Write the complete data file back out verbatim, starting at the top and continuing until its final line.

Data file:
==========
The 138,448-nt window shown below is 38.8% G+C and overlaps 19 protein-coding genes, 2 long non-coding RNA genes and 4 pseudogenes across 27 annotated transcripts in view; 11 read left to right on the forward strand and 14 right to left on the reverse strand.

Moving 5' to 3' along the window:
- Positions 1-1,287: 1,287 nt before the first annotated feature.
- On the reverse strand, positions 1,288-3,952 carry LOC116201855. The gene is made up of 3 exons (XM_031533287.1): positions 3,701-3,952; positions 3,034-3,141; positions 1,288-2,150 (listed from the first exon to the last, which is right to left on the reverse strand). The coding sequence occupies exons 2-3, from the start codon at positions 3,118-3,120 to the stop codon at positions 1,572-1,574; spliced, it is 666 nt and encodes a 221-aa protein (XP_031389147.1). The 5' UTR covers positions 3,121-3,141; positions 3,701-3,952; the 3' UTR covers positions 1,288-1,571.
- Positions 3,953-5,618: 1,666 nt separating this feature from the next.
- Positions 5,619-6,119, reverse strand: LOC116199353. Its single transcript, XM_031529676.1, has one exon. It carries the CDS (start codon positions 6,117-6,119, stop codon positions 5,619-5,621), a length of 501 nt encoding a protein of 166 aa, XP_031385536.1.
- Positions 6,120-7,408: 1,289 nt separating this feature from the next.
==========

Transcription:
The 138,448-nt window shown below is 38.8% G+C and overlaps 19 protein-coding genes, 2 long non-coding RNA genes and 4 pseudogenes across 27 annotated transcripts in view; 11 read left to right on the forward strand and 14 right to left on the reverse strand.

Moving 5' to 3' along the window:
- Positions 1-1,287: 1,287 nt before the first annotated feature.
- On the reverse strand, positions 1,288-3,952 carry LOC116201855. The gene is made up of 3 exons (XM_031533287.1): positions 3,701-3,952; positions 3,034-3,141; positions 1,288-2,150 (listed from the first exon to the last, which is right to left on the reverse strand). The coding sequence occupies exons 2-3, from the start codon at positions 3,118-3,120 to the stop codon at positions 1,572-1,574; spliced, it is 666 nt and encodes a 221-aa protein (XP_031389147.1). The 5' UTR covers positions 3,121-3,141; positions 3,701-3,952; the 3' UTR covers positions 1,288-1,571.
- Positions 3,953-5,618: 1,666 nt separating this feature from the next.
- Positions 5,619-6,119, reverse strand: LOC116199353. Its single transcript, XM_031529676.1, has one exon. It carries the CDS (start codon positions 6,117-6,119, stop codon positions 5,619-5,621), a length of 501 nt encoding a protein of 166 aa, XP_031385536.1.
- Positions 6,120-7,408: 1,289 nt separating this feature from the next.